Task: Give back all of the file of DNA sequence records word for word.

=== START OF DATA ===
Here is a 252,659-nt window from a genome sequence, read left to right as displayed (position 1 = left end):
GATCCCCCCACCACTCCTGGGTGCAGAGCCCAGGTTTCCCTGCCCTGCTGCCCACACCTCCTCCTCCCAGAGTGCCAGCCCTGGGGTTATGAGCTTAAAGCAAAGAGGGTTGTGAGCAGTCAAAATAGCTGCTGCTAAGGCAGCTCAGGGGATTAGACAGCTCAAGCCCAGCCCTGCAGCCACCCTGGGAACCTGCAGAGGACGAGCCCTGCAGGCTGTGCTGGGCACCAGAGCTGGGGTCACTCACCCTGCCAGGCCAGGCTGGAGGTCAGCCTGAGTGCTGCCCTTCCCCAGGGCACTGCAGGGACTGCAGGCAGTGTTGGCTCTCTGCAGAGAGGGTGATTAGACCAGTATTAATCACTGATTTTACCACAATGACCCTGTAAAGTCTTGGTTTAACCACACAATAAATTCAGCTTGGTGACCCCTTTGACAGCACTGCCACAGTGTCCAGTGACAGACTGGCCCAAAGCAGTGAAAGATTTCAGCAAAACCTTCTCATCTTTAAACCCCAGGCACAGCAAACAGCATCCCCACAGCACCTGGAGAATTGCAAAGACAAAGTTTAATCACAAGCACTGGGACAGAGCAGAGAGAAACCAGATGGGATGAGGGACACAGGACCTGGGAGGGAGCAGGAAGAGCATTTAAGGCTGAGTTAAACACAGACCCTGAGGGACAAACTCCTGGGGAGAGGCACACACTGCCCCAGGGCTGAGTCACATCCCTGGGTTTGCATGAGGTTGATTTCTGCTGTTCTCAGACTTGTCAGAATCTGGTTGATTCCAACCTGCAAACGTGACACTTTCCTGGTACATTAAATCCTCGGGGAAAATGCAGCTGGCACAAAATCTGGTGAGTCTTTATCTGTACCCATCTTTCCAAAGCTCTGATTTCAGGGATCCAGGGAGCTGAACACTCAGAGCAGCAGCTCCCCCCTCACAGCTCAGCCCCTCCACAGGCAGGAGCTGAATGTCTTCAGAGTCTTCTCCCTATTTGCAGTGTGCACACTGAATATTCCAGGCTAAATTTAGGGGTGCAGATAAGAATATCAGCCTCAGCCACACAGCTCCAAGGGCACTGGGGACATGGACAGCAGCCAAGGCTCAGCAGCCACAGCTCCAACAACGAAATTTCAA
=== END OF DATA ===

Here is a 252,659-nt window from a genome sequence, read left to right as displayed (position 1 = left end):
GATCCCCCCACCACTCCTGGGTGCAGAGCCCAGGTTTCCCTGCCCTGCTGCCCACACCTCCTCCTCCCAGAGTGCCAGCCCTGGGGTTATGAGCTTAAAGCAAAGAGGGTTGTGAGCAGTCAAAATAGCTGCTGCTAAGGCAGCTCAGGGGATTAGACAGCTCAAGCCCAGCCCTGCAGCCACCCTGGGAACCTGCAGAGGACGAGCCCTGCAGGCTGTGCTGGGCACCAGAGCTGGGGTCACTCACCCTGCCAGGCCAGGCTGGAGGTCAGCCTGAGTGCTGCCCTTCCCCAGGGCACTGCAGGGACTGCAGGCAGTGTTGGCTCTCTGCAGAGAGGGTGATTAGACCAGTATTAATCACTGATTTTACCACAATGACCCTGTAAAGTCTTGGTTTAACCACACAATAAATTCAGCTTGGTGACCCCTTTGACAGCACTGCCACAGTGTCCAGTGACAGACTGGCCCAAAGCAGTGAAAGATTTCAGCAAAACCTTCTCATCTTTAAACCCCAGGCACAGCAAACAGCATCCCCACAGCACCTGGAGAATTGCAAAGACAAAGTTTAATCACAAGCACTGGGACAGAGCAGAGAGAAACCAGATGGGATGAGGGACACAGGACCTGGGAGGGAGCAGGAAGAGCATTTAAGGCTGAGTTAAACACAGACCCTGAGGGACAAACTCCTGGGGAGAGGCACACACTGCCCCAGGGCTGAGTCACATCCCTGGGTTTGCATGAGGTTGATTTCTGCTGTTCTCAGACTTGTCAGAATCTGGTTGATTCCAACCTGCAAACGTGACACTTTCCTGGTACATTAAATCCTCGGGGAAAATGCAGCTGGCACAAAATCTGGTGAGTCTTTATCTGTACCCATCTTTCCAAAGCTCTGATTTCAGGGATCCAGGGAGCTGAACACTCAGAGCAGCAGCTCCCCCCTCACAGCTCAGCCCCTCCACAGGCAGGAGCTGAATGTCTTCAGAGTCTTCTCCCTATTTGCAGTGTGCACACTGAATATTCCAGGCTAAATTTAGGGGTGCAGATAAGAATATCAGCCTCAGCCACACAGCTCCAAGGGCACTGGGGACATGGACAGCAGCCAAGGCTCAGCAGCCACAGCTCCAACAACGAAATTTCAA